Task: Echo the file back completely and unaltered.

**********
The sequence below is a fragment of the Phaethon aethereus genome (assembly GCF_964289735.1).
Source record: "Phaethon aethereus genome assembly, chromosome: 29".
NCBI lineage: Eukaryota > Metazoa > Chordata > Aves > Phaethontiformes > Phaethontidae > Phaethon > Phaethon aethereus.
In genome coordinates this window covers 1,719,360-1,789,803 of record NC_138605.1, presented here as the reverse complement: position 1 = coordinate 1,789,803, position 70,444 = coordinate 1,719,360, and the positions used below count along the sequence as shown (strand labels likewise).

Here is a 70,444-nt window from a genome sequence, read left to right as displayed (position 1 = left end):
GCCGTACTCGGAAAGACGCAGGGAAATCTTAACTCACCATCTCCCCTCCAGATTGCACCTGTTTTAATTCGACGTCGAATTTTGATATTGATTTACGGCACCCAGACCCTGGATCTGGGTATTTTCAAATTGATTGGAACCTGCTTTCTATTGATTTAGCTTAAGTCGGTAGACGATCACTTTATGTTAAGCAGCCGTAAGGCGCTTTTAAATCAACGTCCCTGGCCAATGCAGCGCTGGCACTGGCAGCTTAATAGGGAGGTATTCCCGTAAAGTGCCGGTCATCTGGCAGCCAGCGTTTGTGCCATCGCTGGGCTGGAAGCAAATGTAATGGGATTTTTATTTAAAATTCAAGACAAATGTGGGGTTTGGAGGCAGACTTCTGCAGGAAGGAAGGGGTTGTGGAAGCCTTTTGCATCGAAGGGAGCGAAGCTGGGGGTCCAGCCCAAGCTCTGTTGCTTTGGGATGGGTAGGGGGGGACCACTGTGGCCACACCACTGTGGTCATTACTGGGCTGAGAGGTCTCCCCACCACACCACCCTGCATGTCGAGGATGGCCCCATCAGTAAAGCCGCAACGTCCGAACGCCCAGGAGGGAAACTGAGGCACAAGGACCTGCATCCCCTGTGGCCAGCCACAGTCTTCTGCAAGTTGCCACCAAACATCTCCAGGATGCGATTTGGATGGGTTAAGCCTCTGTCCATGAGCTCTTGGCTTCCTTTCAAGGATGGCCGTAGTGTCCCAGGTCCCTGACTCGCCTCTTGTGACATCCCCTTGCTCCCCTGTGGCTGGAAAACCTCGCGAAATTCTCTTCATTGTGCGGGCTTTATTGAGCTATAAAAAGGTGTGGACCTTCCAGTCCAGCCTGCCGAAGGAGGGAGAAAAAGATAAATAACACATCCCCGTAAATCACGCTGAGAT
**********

The sequence below is a fragment of the Phaethon aethereus genome (assembly GCF_964289735.1).
Source record: "Phaethon aethereus genome assembly, chromosome: 29".
NCBI lineage: Eukaryota > Metazoa > Chordata > Aves > Phaethontiformes > Phaethontidae > Phaethon > Phaethon aethereus.
In genome coordinates this window covers 1,719,360-1,789,803 of record NC_138605.1, presented here as the reverse complement: position 1 = coordinate 1,789,803, position 70,444 = coordinate 1,719,360, and the positions used below count along the sequence as shown (strand labels likewise).

Here is a 70,444-nt window from a genome sequence, read left to right as displayed (position 1 = left end):
GCCGTACTCGGAAAGACGCAGGGAAATCTTAACTCACCATCTCCCCTCCAGATTGCACCTGTTTTAATTCGACGTCGAATTTTGATATTGATTTACGGCACCCAGACCCTGGATCTGGGTATTTTCAAATTGATTGGAACCTGCTTTCTATTGATTTAGCTTAAGTCGGTAGACGATCACTTTATGTTAAGCAGCCGTAAGGCGCTTTTAAATCAACGTCCCTGGCCAATGCAGCGCTGGCACTGGCAGCTTAATAGGGAGGTATTCCCGTAAAGTGCCGGTCATCTGGCAGCCAGCGTTTGTGCCATCGCTGGGCTGGAAGCAAATGTAATGGGATTTTTATTTAAAATTCAAGACAAATGTGGGGTTTGGAGGCAGACTTCTGCAGGAAGGAAGGGGTTGTGGAAGCCTTTTGCATCGAAGGGAGCGAAGCTGGGGGTCCAGCCCAAGCTCTGTTGCTTTGGGATGGGTAGGGGGGGACCACTGTGGCCACACCACTGTGGTCATTACTGGGCTGAGAGGTCTCCCCACCACACCACCCTGCATGTCGAGGATGGCCCCATCAGTAAAGCCGCAACGTCCGAACGCCCAGGAGGGAAACTGAGGCACAAGGACCTGCATCCCCTGTGGCCAGCCACAGTCTTCTGCAAGTTGCCACCAAACATCTCCAGGATGCGATTTGGATGGGTTAAGCCTCTGTCCATGAGCTCTTGGCTTCCTTTCAAGGATGGCCGTAGTGTCCCAGGTCCCTGACTCGCCTCTTGTGACATCCCCTTGCTCCCCTGTGGCTGGAAAACCTCGCGAAATTCTCTTCATTGTGCGGGCTTTATTGAGCTATAAAAAGGTGTGGACCTTCCAGTCCAGCCTGCCGAAGGAGGGAGAAAAAGATAAATAACACATCCCCGTAAATCACGCTGAGAT